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High Sodium-to-Potassium Ratio in Diet Is a Major Heart Risk

Maybe you think you don’t have to worry about salt. After all, you don’t have high blood pressure, you’re not overweight and you exercise regularly.

Well, think again. A major study, based on data from more than 12,000 American adults, took into account all those risk factors for death from heart disease. The researchers found that while a diet high in sodium — salt is the main source — increases your risk, even more important is the ratio of sodium (harmful) to potassium (protective) in one’s diet.

When people whose meals contained little sodium relative to potassium were compared with those whose diets had a high sodium-to-potassium ratio, the latter were nearly 50 percent more likely to die from any cause and more than twice as likely to die from ischemic heart disease during a follow-up period averaging 14.8 years.

Although there has been on-and-off controversy about the value of limiting dietary salt, there is no question that a high level of sodium in the diet raises blood pressure and the risk of chronic hypertension by stiffening arteries and blocking nitric oxide, which relaxes arteries. Hypertension, in turn, contributes to heart disease and stroke, leading causes of death.

Potassium, on the other hand, activates nitric oxide and thus reduces pressure in the arteries, lowering the risk of hypertension.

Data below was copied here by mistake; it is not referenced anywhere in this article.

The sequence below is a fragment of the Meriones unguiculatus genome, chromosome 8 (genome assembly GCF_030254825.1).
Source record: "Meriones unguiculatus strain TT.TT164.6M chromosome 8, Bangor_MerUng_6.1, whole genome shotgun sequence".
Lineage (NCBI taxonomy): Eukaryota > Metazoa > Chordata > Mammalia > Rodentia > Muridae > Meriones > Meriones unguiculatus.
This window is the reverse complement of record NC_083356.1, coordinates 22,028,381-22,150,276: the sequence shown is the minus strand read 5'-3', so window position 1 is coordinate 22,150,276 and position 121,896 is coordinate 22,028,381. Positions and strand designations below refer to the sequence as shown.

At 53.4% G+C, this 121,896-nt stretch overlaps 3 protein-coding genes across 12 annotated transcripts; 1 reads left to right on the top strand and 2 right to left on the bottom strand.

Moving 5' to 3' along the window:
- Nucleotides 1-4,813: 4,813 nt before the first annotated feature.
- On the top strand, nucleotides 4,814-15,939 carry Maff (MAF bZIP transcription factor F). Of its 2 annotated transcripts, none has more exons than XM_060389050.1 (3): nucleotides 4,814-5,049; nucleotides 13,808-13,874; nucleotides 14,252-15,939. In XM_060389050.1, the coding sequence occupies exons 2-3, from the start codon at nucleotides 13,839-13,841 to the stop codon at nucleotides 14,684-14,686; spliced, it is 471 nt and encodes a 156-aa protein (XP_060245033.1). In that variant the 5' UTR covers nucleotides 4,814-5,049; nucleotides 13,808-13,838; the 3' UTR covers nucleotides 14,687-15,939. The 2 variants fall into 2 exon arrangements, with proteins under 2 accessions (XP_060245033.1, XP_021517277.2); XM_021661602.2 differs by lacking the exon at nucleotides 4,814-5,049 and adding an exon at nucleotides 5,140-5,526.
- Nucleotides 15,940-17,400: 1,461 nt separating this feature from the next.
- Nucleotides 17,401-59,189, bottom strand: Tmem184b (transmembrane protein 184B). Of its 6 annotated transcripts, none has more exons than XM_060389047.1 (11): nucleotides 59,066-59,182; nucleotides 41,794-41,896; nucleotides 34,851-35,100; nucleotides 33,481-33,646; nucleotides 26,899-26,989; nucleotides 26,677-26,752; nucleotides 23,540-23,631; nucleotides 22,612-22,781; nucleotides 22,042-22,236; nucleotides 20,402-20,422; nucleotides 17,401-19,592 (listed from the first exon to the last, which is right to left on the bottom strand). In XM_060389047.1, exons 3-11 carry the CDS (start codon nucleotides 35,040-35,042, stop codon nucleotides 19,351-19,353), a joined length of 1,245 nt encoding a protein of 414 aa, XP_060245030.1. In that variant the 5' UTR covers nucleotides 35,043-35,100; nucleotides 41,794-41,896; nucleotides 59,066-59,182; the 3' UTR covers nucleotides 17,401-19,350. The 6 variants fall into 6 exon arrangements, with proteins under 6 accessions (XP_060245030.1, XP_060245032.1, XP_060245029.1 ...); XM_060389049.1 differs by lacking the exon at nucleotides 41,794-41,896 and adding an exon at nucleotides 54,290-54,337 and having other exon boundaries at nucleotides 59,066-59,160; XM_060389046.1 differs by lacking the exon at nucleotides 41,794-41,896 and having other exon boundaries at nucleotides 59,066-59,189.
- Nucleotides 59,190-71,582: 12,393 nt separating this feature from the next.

Ricky Cheung’s Vegetable Risotto


1-1/3 tbsp olive oil
50 g onion (diced)
200 g aborio rice
3-1/3 tbsp white wine
3¼ cups chicken broth
30 g Parmesan cheese
30 g Gruyere cheese
30 g Mascarpone cheese
3 stalks asparagus (diced)
20 g fresh button mushroom (diced)
40 g edamame


  1. Add some olive oil in a skillet, sauté asparagus, mushroom and edamame for 1 minute. Seasoned with salt and black pepper. Remove and set aside.
  2. Add remaining olive oil in skillet, sauté onion until softened. Add rice and stir for 30 seconds. Mix in wine and cook until half of the wine is evaporated.
  3. Add chicken broth in batches while the rice continues to cook. Stir regularly to avoid rice sticking to the bottom of the skillet.
  4. When the rice is 90% cooked, return vegetables in Step 1 and add the cheeses. Stir to combine. Continue to cook until the rice is completely cooked. Season with salt and black pepper before serving.

Source: Hong Kong magazine

Breakfast Treat

Home-cooked Japanese Breakfast

  • Grilled Salmon
  • Fried Egg
  • Stir-fried Zucchini with Seasoned Soy Sauce
  • Cooked Whole Rice (胚芽米)
  • Miso Soup with Tofu and Seaweed

Character Bento

Hello Kitty Bento

Winnie the Pooh Bento

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